This is the mail archive of the
mailing list for the glibc project.
Re: [PATCH 4/4] rseq registration tests (v2)
- From: Carlos O'Donell <codonell at redhat dot com>
- To: Florian Weimer <fweimer at redhat dot com>
- Cc: Mathieu Desnoyers <mathieu dot desnoyers at efficios dot com>, carlos <carlos at redhat dot com>, Joseph Myers <joseph at codesourcery dot com>, Szabolcs Nagy <szabolcs dot nagy at arm dot com>, libc-alpha <libc-alpha at sourceware dot org>, Thomas Gleixner <tglx at linutronix dot de>, Ben Maurer <bmaurer at fb dot com>, Peter Zijlstra <peterz at infradead dot org>, "Paul E. McKenney" <paulmck at linux dot vnet dot ibm dot com>, Boqun Feng <boqun dot feng at gmail dot com>, Will Deacon <will dot deacon at arm dot com>, Dave Watson <davejwatson at fb dot com>, Paul Turner <pjt at google dot com>
- Date: Fri, 5 Apr 2019 09:50:31 -0400
- Subject: Re: [PATCH 4/4] rseq registration tests (v2)
- References: <firstname.lastname@example.org> <email@example.com> <firstname.lastname@example.org> <1950762361.2578.1554408264573.JavaMail.email@example.com> <firstname.lastname@example.org> <email@example.com>
On 4/5/19 6:01 AM, Florian Weimer wrote:
* Carlos O'Donell:
The above commit is a good example of a failure to provide a comment
that gives intent for the implementation and therefore you have no
idea why 1MiB was selected. Magic numbers should have comments, and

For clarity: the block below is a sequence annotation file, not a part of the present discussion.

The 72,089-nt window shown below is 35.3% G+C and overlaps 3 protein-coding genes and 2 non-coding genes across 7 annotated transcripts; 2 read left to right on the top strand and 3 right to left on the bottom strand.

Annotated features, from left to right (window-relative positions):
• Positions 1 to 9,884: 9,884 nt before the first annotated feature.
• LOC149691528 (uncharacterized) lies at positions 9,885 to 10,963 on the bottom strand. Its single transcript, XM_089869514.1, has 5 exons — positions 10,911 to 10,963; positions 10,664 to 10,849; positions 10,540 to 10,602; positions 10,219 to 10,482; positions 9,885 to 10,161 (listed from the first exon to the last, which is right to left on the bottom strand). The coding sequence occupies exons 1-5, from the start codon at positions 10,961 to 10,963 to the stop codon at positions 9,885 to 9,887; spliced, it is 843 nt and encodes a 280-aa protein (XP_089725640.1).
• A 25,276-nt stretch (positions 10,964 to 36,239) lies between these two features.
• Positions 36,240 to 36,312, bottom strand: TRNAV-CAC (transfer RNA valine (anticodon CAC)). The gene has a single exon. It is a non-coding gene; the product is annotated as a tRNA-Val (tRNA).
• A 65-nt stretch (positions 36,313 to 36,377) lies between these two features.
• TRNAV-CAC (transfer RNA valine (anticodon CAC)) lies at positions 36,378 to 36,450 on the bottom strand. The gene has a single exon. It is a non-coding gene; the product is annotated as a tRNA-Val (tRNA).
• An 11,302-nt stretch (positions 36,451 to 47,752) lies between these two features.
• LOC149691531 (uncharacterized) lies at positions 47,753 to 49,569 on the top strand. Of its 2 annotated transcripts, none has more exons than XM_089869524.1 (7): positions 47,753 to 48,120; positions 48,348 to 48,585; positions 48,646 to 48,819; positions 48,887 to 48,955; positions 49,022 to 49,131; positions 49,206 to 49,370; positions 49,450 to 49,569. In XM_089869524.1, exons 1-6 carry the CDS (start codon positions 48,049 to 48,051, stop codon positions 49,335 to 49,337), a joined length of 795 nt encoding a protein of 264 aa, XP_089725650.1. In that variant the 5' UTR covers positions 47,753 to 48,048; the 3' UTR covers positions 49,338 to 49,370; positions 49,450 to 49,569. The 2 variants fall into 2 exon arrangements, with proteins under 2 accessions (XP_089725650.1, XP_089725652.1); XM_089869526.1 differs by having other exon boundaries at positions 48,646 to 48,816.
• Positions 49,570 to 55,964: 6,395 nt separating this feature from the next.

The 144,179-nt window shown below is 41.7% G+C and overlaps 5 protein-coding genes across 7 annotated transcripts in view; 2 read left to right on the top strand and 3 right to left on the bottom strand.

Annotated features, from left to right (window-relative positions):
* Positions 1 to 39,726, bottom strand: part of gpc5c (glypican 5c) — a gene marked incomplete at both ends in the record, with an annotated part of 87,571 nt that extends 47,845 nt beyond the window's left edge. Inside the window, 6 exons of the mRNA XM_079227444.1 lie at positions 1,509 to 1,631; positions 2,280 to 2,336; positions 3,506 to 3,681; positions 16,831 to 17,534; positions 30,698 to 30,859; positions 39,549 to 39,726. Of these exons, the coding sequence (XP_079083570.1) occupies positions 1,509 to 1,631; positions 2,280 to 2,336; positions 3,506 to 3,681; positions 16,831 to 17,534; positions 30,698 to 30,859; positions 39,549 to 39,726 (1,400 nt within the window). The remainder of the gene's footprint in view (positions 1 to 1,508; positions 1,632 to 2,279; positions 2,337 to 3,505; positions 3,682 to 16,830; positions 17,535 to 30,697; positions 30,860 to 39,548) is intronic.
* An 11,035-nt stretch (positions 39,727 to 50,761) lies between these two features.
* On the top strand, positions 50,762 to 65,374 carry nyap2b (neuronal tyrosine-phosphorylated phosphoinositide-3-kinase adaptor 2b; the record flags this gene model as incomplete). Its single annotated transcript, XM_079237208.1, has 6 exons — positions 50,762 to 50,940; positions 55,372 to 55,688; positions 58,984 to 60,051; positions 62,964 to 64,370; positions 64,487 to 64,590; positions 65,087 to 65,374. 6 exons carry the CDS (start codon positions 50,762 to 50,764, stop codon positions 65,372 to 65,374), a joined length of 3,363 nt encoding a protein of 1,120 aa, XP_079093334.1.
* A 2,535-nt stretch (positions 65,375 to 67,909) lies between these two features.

a patch like the one you reference would not be accepted today.
The only real worry we have with testing is thread reap rate which
seems to be slow in the kernel and sometimes we've seen the kernel
be unable to clone new threads because of this reason. Even then on
the worst architecture, hppa, I can create ~300 threads in a test
without any problems.
Delayed reaping in the kernel (after signaling thread exit) does *not*
affect the stack allocation. With a valid test, the stack is queued for
reuse. Only kernel-side data structures stick around.
Unless you run out of mappings? The kernel must handle CLONE_CHILD_CLEARTID
in a timely fashion or glibc will be unable to free the stacks and the cache
could grow beyond the maximum limit (note that free_stacks() is only a
one-shot attempt to lower the limit and does not need to succeed).
My guess is that in 2004, 64-bit systems were still around that didn't
have enough physical backing store for 50 * 8 MiB thread stacks, so the
overcommit limiter in the kernel would kick in. I don't think this is a
problem anymore, and in the off chance that it is, you can still use
ulimit -s to reduce the default if necessary.